An agreement between Switzerland and France, Italy, and Germany aimed at avoiding double taxation, authorises cantons to subtract withholding tax from cross-border workers' wages.
While most of this money remains in Switzerland, a portion is paid to the employees’ respective countries of residence or regional authorities there.
Tax rules vary depending on the deals reached between Switzerland and each of the three countries but they all have one thing in common: all the border workers are subjected to withholding tax, also called taxation at source.
It is the amount deducted directly from the employee’s payroll each month, which employers then forward to cantonal tax authorities.
This tax system applies only to G-permit border workers and foreigners who are not permanent residents.
Here’s a look at rules pertaining to workers from each of the three countries:
The tax agreement signed between Bern and Rome in December 2020 distinguishes between “new” and “old” cross-border commuters. For those who start working in Switzerland after the agreement enters into force – the date is yet to be determined — the withholding tax rate will be 80 percent in favour of Switzerland, instead of the 70 currently.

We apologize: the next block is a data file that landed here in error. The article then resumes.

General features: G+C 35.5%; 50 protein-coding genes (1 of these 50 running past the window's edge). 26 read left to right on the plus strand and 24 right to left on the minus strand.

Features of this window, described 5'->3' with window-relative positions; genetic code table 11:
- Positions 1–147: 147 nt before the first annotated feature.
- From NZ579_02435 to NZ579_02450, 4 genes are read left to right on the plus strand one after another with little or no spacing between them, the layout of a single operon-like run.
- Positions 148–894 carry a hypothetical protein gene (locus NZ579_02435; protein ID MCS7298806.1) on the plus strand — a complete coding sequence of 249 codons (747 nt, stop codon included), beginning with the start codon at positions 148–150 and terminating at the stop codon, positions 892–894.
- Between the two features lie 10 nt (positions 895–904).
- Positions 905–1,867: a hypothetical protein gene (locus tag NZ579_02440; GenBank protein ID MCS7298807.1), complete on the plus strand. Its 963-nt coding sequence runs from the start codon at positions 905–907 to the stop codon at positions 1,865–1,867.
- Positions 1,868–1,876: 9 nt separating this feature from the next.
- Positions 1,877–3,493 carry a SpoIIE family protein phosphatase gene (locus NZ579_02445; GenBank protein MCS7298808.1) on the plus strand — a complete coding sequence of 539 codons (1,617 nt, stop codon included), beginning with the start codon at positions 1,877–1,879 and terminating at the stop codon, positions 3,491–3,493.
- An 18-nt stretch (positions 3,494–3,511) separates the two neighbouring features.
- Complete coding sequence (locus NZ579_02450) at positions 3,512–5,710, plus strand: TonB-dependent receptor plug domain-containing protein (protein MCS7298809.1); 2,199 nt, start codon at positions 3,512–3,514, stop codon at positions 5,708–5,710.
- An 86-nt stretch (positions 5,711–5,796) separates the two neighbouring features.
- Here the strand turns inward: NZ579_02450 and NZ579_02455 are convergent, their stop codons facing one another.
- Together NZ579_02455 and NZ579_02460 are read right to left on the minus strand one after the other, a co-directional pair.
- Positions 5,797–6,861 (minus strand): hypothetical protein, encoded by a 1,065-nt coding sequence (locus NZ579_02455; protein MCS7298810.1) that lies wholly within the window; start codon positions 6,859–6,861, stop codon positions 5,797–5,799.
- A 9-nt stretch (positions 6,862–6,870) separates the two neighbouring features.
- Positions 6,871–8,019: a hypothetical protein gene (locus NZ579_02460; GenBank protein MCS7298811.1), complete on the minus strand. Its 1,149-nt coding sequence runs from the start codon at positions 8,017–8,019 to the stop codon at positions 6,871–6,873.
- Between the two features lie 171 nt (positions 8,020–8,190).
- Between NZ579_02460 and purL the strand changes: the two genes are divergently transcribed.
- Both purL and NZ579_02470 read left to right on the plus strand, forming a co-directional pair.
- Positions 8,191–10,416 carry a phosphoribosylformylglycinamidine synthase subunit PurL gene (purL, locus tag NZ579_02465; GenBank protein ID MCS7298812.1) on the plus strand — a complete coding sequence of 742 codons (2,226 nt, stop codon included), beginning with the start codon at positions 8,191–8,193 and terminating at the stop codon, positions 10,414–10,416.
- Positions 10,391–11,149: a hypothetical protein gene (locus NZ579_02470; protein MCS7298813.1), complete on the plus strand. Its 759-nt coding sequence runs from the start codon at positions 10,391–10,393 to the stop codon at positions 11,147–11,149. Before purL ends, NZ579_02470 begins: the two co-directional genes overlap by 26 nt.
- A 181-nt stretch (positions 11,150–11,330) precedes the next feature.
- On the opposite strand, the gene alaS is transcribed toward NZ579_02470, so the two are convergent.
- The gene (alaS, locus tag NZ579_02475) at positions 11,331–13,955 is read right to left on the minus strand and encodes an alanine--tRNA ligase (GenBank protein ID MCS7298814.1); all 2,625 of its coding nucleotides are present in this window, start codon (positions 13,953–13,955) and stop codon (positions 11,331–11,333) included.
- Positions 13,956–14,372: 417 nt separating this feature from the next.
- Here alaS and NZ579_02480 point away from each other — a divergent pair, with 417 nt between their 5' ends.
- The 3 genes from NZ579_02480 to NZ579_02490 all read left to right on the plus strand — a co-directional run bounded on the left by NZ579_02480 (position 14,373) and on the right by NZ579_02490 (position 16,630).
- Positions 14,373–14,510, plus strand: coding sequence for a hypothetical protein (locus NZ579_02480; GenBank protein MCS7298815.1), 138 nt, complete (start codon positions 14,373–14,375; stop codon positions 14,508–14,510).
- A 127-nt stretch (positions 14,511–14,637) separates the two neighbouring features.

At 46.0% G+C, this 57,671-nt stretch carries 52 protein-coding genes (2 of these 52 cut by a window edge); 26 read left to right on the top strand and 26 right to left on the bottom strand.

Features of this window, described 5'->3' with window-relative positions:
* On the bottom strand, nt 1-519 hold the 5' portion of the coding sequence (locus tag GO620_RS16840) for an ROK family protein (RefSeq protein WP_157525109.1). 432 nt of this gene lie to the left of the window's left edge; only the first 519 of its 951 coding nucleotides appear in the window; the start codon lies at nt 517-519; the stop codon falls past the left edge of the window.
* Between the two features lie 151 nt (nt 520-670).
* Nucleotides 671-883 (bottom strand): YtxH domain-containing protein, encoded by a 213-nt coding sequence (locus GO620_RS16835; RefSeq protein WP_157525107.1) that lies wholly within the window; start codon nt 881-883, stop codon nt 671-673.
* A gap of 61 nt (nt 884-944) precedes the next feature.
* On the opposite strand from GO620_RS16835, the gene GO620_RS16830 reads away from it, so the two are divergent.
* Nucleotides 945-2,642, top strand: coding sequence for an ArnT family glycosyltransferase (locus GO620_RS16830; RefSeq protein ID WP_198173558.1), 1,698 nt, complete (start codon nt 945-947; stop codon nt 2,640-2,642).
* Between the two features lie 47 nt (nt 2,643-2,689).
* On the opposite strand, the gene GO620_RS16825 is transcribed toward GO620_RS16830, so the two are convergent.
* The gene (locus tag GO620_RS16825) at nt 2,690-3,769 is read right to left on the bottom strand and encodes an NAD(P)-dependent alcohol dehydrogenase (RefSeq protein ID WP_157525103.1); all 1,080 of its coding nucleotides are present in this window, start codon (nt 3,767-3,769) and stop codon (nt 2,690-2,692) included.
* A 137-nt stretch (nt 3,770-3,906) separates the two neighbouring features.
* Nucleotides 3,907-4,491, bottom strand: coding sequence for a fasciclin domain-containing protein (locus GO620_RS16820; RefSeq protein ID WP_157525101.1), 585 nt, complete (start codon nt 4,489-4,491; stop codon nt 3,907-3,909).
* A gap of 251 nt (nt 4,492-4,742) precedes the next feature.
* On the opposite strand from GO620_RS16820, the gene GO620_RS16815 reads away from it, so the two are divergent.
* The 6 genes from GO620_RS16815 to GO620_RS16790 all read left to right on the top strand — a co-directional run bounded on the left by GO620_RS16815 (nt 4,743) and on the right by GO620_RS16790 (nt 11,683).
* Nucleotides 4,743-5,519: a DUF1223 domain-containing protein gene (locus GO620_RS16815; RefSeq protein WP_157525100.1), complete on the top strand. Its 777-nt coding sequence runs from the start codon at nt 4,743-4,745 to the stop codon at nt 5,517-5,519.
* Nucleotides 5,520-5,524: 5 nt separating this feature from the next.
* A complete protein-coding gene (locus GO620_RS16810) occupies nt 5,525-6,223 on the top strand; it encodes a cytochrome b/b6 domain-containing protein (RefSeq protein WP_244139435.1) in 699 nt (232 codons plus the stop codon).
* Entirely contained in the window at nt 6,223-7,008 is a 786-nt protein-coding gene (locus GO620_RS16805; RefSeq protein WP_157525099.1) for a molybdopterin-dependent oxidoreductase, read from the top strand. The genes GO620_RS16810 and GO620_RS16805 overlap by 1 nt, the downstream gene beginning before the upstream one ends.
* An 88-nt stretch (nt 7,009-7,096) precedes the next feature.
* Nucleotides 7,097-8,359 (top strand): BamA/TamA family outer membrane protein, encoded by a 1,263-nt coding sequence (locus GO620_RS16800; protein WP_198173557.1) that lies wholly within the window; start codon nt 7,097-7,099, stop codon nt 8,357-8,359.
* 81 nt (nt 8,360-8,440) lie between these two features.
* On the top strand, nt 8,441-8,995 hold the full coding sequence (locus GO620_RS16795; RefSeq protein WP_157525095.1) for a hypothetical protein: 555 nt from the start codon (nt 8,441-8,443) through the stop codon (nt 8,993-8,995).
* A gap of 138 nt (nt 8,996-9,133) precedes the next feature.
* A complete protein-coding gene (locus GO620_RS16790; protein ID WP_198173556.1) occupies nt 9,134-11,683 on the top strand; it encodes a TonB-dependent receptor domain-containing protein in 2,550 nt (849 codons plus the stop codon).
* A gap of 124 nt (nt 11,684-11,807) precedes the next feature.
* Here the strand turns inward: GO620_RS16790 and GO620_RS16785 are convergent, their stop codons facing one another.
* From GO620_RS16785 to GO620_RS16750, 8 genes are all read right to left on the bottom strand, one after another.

For the time being, the “old” workers who have been employed in Ticino, Graubünden or Valais since December 31st, 2018 will be taxed in Switzerland only, with 38.8 percent of the collected tax revenue forwarded to workers’ home towns in Italy.
Under the taxation regime currently in place, permit G holders who work in cantons other than Geneva have their taxes collected by French authorities.
However, if their place of employment is Geneva, taxes are paid in Switzerland.
All the pertinent information about how and where employees from France should pay their taxes is here.
Since 2019, a ‘day-count’ method is used in determining taxation of border workers.
This relates to 60 ‘non-return days’, defined as a day when the workers can’t return to Germany due to professional duties in Switzerland.
If the 60-day limit is not exceeded, then workers pay taxes in Germany. If it is, employees are subject to the Swiss withholding taxes system.
However, the agreement reached between the two countries in June 2020, which covers taxation related to home working obligation in place during the pandemic, disregards the 60-day rule.
Under the agreement the 60-day treshold will be disregarded and pro-rated for the rest of the year.
As far as working from home obligation is concerned, the overall principle is that cross-border workers from all three countries will have to pay taxes as if they had continued to work in Switzerland, when in fact they were working in their country of residence.